The second terminal of each one of the several filaments for the three lights is connected to a round G for completing the circuit through these filaments back to the battery B.

In Figs. 4 and 5, there is disclosed the automatic switching unit which involves the several electromagnets M to M the armatures A to A and the several pairs of contacts C to C. These various elements are mounted on a common base 33 which is provided with end apertures 34 by means of which the base may be secured to a suitable portion of the motor vehicle which is equipped with this electric lighting system. Fig. specifically illustrates a cover 35 which is secured to the base 33 by means of a post 36 to the outer end of which is threaded a nut 31. The same reference characters which have been applied to the different elements in Fig. 1 will be applied to the same elements in Figs.-4 and 5 so that the description of these elements need not be repeated.

The mode of operation of this electric light--v I ing system now will be described:

system, a brief statement first will be given which will set forth the results accomplished. By throwing the manual switch blade in one direction, to the right in Figs. 1, 2 and 3, the bright filaments in bothlights will be energized. By throwing the switch blade S to the left, both dim filaments of the said lights and the indicator filament 32 will be energized.

If the manual switch blade is moved to enerize both bright filaments and one 0! said bright filaments burns out or its circuit is interrupted in any other manner, the proper automatic switching relays will operate to transfer the fiow of energy from the bright circuits to both dim filament circuits. Should the dim filaments of the lights first be energized, by movement of the switch blade S to the left, the proper relays of the automatic switching unit will operate to switch the flow of electric energy from the dim filament circuits to the bright filament circuits, should a circuit for one of the dim filaments be interrupted, as by burning out of one of the dim filaments.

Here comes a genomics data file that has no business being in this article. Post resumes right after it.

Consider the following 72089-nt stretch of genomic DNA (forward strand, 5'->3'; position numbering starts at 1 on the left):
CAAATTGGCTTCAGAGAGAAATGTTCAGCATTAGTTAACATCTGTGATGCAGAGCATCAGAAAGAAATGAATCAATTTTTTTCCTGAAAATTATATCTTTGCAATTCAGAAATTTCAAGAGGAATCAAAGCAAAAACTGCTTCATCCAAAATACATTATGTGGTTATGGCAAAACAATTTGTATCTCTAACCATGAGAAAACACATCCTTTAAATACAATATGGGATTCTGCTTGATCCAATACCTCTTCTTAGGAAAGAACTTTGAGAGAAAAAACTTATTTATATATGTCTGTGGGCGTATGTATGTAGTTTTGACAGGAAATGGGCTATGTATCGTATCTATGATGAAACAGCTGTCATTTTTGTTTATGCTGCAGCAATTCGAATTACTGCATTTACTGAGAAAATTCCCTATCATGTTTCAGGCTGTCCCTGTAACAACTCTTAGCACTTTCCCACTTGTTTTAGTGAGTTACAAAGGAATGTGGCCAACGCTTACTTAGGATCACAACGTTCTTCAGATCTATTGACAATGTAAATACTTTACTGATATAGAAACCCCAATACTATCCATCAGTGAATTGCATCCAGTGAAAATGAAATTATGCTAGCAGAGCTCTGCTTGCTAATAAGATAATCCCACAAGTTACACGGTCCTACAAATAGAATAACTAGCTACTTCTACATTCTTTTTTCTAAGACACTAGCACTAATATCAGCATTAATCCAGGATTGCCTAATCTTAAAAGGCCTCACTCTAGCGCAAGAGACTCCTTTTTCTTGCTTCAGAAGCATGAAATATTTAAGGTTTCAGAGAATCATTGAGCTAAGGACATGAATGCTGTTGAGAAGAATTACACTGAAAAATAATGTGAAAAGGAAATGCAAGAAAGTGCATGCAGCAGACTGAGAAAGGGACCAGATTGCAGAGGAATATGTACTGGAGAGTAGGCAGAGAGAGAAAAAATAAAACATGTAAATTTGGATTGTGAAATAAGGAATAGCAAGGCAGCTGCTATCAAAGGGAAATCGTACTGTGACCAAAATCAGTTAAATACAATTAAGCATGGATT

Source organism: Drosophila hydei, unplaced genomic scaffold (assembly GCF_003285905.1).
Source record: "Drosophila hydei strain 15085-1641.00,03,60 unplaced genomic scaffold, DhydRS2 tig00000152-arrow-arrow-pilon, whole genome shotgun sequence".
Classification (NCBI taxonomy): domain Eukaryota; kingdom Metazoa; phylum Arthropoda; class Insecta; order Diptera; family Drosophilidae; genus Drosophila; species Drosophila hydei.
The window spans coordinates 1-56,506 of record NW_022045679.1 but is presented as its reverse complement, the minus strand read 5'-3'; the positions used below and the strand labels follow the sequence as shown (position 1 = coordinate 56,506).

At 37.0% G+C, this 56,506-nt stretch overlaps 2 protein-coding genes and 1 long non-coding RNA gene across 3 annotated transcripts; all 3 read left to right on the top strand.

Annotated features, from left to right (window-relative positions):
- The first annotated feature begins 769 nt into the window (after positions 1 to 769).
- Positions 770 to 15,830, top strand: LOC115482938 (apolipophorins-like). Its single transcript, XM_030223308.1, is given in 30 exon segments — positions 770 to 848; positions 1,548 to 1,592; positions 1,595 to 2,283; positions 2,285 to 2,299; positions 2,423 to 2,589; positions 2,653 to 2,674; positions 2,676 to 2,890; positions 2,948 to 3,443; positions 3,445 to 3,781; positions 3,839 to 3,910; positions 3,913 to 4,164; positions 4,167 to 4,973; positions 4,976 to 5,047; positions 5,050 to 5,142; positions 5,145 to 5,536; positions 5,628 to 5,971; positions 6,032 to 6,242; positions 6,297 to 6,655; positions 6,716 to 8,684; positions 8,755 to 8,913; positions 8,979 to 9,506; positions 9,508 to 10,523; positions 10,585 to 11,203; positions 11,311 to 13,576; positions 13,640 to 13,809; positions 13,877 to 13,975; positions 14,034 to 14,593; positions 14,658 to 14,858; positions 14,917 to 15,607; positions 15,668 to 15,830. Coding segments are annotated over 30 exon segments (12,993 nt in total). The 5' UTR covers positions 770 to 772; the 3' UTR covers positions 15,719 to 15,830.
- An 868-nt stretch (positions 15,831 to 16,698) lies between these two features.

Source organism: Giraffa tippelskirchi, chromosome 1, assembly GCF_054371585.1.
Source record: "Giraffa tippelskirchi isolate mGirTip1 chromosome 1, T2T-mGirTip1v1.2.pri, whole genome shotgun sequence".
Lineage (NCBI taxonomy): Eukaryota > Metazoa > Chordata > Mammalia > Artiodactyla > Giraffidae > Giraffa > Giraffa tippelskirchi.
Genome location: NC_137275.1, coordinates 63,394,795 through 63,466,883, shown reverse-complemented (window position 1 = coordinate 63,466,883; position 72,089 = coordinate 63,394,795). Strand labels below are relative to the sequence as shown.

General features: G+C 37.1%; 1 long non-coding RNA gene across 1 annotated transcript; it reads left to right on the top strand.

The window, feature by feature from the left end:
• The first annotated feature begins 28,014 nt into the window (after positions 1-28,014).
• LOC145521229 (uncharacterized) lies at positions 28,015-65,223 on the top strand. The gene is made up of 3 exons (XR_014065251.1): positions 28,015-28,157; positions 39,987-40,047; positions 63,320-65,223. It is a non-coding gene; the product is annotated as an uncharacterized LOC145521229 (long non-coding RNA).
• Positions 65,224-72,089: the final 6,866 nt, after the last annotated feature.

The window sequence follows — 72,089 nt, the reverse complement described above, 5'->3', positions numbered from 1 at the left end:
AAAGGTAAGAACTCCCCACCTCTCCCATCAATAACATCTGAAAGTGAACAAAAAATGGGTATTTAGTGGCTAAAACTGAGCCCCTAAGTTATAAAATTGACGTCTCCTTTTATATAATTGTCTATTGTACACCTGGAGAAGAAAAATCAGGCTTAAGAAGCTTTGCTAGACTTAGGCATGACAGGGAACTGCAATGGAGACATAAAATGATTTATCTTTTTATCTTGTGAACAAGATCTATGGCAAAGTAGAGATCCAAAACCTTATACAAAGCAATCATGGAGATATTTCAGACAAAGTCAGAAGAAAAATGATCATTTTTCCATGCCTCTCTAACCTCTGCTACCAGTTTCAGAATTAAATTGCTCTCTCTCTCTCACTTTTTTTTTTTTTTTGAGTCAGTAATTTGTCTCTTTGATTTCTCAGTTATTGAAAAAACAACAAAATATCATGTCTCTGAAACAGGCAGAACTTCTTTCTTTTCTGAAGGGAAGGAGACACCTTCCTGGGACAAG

If we now assume that the manual switch blade has been moved into a position to first energize the bright filaments in all of the lights and that the circuit for one of the bright filaments has been interrupted to cause switching of the fiow of energy to both dim filaments from the bright filaments, we will find that, should the dim filament circuit for the light having its bright fila ment circuit remaining in operative condition be interrupted, the automatic switching mechanism will operate to cause energy to flow through the uninterrupted dim filament circuit for one light and the uninterrupted bright filament circuit for the second light. It will be appreciated, therefore, that the system will operate to keep all lights energized as long as each light is provided with at least one good filament circuit.

As has been stated above, Fig. 1 discloses the system in its normal or inoperative condition. With all of the armatures normally spring biased upwardly at their contact ends, the pairs of contacts C and C normally will be in engagement with each other so that the circuits which inelude these pairs of contacts normally will be closed with the exception of the breaks in these circuits which are controlled by the manual switch. The pairs of contacts 0 and C are normally out of electrical engagement and the circuits containing the same will be broken both at their pairs of contacts and at the manual switch.

Fig. 2 discloses the condition of the system when the manual switch blade S has been moved to the right to energize the bright filaments for the two lights. For the sake of clearness, the wires which form the circuits for the bright filaments are presented in heavier lines than the lines employed for showing the circuits to the dim filaments.